Eighteen per cent of critical care beds available across the health service nationally, which is normal for the autumn.

Data from the NHS Secondary Uses Services, seen by The Telegraph, claims to show that even in the worst hit region, the North West, seven per cent of critical care beds are still free.

Experts said hospitals are running 'at normal levels', in stark contrast to the picture which is being painted by the Government, which has honed in on the small handful of hospitals that are under more pressure than in the spring.  

It comes as MPs prepare to vote on a new four-week Covid-19 lockdown for England.

But Boris Johnson is facing a Tory revolt in a crunch Commons vote today - with fears he will have to rely on Labour to get the plan through.

The draconian measures, ordering people to stay at home and shutting non-essential retail, bars and restaurants for a month, are set to come into force from midnight.

But while Sir Keir Starmer's backing means the PM is assured they will be rubber-stamped by MPs this afternoon, he is scrambling to contain a rising tide of anger on his own benches.  

The number of Covid-19 patients in English hospitals has soared almost five-fold from 1,995 on October 1 to 9,213 on the 31st, Department of Health data shows. 

'In a sense the facts speak for themselves,' Sir Simon told BBC Radio 4's Today programme this morning.

'We began early September with under 500 coronavirus patients in hospitals by the beginning of October that had become 2,000 and as of today that is just under 11,000.

'Put another way we've got 22 hospitals worth of coronavirus patients across England and even since Saturday when the Prime Minister gave his press conference we've filled another two hospitals full of severely ill coronavirus patients.'

Sir Stevens' comments add further confusion to whether NHS hospitals are truly overwhelmed, after documents from the NHS Secondary Uses Services (SUS), a body which provides data for purposes such as healthcare planning, shows capacity in ICU was on a normal path in October.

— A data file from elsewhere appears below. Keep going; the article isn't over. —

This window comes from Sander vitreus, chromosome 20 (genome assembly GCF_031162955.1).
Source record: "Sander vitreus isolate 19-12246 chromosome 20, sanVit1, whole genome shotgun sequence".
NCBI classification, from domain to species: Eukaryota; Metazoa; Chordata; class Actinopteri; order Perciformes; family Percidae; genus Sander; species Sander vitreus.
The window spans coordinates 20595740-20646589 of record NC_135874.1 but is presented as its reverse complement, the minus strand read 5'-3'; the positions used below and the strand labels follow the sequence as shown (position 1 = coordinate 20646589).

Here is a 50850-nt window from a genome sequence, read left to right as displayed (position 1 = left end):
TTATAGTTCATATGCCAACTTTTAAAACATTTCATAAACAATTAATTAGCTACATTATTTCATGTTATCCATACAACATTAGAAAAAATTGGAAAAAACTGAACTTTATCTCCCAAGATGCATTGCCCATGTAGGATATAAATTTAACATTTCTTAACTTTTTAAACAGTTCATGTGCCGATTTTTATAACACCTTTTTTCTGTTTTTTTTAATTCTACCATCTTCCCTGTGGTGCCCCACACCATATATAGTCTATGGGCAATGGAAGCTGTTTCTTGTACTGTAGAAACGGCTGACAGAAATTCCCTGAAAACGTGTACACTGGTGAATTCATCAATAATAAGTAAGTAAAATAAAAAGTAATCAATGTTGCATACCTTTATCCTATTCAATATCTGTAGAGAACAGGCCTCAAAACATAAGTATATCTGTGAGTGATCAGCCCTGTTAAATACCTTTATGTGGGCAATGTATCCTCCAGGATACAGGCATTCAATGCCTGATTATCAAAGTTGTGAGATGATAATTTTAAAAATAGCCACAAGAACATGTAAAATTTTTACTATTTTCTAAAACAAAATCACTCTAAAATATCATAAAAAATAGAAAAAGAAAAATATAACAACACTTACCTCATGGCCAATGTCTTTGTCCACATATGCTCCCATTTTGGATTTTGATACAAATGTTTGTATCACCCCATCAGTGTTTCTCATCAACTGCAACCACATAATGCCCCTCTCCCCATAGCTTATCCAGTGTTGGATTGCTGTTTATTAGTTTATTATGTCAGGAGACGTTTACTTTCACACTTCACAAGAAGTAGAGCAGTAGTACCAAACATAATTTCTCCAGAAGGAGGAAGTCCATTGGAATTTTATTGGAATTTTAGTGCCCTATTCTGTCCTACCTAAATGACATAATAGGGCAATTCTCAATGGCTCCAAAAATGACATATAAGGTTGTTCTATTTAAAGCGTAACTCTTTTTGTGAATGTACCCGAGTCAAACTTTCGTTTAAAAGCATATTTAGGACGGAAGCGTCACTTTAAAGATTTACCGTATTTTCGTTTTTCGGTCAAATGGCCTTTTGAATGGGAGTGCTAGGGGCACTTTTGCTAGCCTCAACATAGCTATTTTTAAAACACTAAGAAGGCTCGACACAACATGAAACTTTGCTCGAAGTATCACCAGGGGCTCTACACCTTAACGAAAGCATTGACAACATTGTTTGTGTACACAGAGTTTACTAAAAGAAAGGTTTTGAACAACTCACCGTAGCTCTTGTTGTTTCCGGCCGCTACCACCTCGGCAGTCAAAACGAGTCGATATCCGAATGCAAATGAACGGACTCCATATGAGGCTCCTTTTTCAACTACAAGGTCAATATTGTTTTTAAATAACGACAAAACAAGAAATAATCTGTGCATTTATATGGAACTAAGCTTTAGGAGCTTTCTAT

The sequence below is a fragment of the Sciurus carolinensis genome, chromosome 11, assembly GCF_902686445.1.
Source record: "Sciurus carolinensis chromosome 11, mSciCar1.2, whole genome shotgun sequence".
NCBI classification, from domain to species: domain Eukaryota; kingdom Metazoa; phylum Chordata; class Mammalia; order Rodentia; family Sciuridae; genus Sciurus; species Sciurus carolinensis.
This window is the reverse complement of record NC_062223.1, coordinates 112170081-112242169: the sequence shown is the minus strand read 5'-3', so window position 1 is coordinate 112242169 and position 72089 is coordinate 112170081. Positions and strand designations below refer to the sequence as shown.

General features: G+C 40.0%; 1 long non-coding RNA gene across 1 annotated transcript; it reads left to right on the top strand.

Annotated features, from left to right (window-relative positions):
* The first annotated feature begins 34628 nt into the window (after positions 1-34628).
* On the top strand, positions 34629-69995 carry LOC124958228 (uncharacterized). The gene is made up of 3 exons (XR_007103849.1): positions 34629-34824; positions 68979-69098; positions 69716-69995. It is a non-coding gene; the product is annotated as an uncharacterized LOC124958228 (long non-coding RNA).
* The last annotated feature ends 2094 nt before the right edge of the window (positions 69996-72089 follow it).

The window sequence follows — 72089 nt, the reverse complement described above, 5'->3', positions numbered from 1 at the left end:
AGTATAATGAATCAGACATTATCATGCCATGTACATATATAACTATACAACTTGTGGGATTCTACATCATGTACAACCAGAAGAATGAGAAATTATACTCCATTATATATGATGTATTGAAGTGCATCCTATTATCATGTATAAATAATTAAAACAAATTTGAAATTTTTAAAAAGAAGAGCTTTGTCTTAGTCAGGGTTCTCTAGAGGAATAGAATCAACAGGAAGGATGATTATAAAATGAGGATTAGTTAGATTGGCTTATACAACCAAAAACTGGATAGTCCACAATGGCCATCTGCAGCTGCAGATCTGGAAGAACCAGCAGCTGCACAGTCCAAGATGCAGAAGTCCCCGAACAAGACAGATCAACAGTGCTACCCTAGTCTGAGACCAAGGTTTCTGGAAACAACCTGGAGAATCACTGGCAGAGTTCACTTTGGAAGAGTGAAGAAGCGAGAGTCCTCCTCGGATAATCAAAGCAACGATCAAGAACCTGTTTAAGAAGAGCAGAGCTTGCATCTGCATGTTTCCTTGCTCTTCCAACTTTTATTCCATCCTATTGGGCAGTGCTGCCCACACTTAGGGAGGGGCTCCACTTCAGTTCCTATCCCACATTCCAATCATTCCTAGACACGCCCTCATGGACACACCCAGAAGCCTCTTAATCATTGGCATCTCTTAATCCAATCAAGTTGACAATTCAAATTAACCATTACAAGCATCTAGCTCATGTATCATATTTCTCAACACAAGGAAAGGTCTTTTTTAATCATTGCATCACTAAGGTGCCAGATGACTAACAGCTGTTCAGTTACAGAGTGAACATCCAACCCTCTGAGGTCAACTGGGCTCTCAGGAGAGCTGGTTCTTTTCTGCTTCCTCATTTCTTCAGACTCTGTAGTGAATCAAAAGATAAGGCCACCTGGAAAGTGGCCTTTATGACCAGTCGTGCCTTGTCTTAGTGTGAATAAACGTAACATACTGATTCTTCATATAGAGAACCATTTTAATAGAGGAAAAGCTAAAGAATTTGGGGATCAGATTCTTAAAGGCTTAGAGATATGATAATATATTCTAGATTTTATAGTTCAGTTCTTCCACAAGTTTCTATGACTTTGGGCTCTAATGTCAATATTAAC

IS THE NHS ACTUALLY QUIETER THAN USUAL?

NHS hospitals in England appear quieter than usual for this time of year even though they are treating more than 9,000 patients with coronavirus.

A leaked document claims 84 per cent of all hospital beds were occupied across the country yesterday, which is lower than the 92 per cent recorded during autumn last year. 

Bed occupancy has not averaged lower than 85 per cent in any normal three-month period for the past decade.

The only exception to this was between April and June this year, when it stood at 64 per cent because hospitals were forced to turf out thousands of non-Covid patients to make space for the epidemic. 

Regional differences in the coronavirus outbreak mean some places are feeling more strain than others – one major hospital trust in Liverpool is already be treating more Covid-19 patients than it was in the spring. 

Medics fear the numbers of people needing care for Covid-19 will become so large that they won't be able to treat people with cancer and other serious diseases.

Doctors already face a huge backlog in cancelled or postponed non-urgent operations and procedures, on which they are now desperately trying to catch up. A resurgence in people who need saving from Covid would put this progress in jeopardy.

But the data obtained by the HSJ shows that hospitals are less full than usual despite having 70 per cent more patients than they did in the spring.

They have around twice as many non-Covid patients – more than 70,000 on wards as of yesterday – along with 9,000 coronavirus patients, and still have at least 10,000 beds available.

At the most recent measure – during the first quarter of 2020/21 – the NHS had a total of 118,451 beds available, of which 92,596 were general hospital beds. The others were on maternity, mental health and learning disabilities units.

This is not thought to include capacity in Nightingale hospitals or private wards that have been rented out. Thousands of beds were put on standby when ministers feared a catastrophic wave of patients with coronavirus, but many were never used.